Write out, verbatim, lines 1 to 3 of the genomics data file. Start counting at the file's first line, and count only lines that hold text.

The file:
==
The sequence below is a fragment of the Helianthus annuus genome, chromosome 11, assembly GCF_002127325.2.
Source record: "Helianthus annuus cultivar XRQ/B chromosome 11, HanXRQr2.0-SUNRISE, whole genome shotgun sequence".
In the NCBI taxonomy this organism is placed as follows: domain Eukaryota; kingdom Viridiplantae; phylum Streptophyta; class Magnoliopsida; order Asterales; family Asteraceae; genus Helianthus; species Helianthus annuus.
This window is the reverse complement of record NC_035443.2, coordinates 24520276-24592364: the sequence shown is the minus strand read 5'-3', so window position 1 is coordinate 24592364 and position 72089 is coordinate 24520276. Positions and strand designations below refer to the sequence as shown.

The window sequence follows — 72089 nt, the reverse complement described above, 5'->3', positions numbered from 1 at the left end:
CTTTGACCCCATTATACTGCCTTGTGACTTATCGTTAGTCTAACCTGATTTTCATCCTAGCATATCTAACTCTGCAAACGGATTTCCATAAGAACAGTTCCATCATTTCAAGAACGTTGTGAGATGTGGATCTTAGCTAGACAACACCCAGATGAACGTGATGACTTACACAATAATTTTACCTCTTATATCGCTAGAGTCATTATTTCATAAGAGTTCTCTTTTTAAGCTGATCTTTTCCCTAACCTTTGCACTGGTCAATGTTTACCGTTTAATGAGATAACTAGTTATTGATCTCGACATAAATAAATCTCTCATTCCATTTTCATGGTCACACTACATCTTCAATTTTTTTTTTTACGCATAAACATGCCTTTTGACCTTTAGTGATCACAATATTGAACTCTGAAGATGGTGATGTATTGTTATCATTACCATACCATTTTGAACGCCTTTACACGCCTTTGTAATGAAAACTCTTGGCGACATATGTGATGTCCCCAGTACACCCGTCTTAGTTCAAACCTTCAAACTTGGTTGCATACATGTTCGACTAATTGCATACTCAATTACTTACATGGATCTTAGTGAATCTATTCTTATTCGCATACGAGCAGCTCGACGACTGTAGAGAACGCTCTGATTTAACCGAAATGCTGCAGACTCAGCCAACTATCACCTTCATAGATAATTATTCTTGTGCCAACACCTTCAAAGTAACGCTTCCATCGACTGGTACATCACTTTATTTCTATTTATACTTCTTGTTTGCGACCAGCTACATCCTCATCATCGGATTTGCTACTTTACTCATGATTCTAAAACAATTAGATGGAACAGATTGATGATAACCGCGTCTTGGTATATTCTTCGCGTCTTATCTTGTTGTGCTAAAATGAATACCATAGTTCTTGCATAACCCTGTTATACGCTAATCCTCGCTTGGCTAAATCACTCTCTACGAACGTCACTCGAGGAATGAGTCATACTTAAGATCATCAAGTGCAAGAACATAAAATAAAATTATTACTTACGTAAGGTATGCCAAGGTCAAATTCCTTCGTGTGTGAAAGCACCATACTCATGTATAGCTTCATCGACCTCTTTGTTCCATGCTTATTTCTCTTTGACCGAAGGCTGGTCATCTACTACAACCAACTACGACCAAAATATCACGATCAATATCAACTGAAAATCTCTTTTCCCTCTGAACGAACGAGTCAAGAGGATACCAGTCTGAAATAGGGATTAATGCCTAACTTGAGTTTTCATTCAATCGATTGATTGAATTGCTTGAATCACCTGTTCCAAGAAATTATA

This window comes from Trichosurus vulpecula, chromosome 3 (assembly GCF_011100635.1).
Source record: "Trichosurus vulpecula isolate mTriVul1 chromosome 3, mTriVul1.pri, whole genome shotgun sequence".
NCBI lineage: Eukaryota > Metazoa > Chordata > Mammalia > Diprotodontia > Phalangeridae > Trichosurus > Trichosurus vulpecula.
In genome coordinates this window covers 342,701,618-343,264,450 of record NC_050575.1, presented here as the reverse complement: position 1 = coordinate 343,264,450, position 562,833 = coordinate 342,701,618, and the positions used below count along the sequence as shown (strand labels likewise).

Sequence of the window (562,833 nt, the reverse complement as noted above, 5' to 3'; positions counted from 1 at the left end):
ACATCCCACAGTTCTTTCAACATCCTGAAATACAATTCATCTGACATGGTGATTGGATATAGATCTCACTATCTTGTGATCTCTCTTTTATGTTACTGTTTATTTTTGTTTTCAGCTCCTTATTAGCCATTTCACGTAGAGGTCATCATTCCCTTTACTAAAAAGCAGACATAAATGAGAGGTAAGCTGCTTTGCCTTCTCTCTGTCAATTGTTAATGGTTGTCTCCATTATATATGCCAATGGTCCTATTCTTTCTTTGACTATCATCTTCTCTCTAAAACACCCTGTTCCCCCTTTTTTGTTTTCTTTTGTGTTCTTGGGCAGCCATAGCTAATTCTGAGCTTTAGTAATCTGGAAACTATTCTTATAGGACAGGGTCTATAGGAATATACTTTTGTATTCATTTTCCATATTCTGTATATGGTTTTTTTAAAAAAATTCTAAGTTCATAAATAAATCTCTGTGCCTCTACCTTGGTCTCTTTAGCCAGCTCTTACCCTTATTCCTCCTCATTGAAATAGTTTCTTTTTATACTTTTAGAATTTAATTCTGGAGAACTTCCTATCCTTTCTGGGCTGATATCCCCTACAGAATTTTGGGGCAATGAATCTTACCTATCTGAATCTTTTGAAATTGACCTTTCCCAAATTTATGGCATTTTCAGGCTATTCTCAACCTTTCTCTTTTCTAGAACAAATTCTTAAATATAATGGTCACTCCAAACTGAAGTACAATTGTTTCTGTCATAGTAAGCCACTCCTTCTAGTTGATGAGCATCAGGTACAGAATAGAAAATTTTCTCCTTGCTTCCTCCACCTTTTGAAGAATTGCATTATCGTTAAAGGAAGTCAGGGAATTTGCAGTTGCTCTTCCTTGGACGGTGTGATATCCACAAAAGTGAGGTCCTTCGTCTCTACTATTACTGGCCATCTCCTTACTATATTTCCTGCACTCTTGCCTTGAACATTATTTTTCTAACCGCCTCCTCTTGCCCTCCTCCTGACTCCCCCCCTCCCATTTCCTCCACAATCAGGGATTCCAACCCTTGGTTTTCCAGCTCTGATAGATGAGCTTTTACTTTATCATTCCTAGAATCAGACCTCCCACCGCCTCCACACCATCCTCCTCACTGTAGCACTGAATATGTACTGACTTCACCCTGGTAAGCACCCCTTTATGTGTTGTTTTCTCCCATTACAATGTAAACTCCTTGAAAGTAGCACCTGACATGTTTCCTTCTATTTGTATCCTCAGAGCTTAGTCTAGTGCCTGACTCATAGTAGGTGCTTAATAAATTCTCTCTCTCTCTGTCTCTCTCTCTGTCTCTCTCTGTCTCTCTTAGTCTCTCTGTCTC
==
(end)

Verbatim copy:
The sequence below is a fragment of the Helianthus annuus genome, chromosome 11, assembly GCF_002127325.2.
Source record: "Helianthus annuus cultivar XRQ/B chromosome 11, HanXRQr2.0-SUNRISE, whole genome shotgun sequence".
In the NCBI taxonomy this organism is placed as follows: domain Eukaryota; kingdom Viridiplantae; phylum Streptophyta; class Magnoliopsida; order Asterales; family Asteraceae; genus Helianthus; species Helianthus annuus.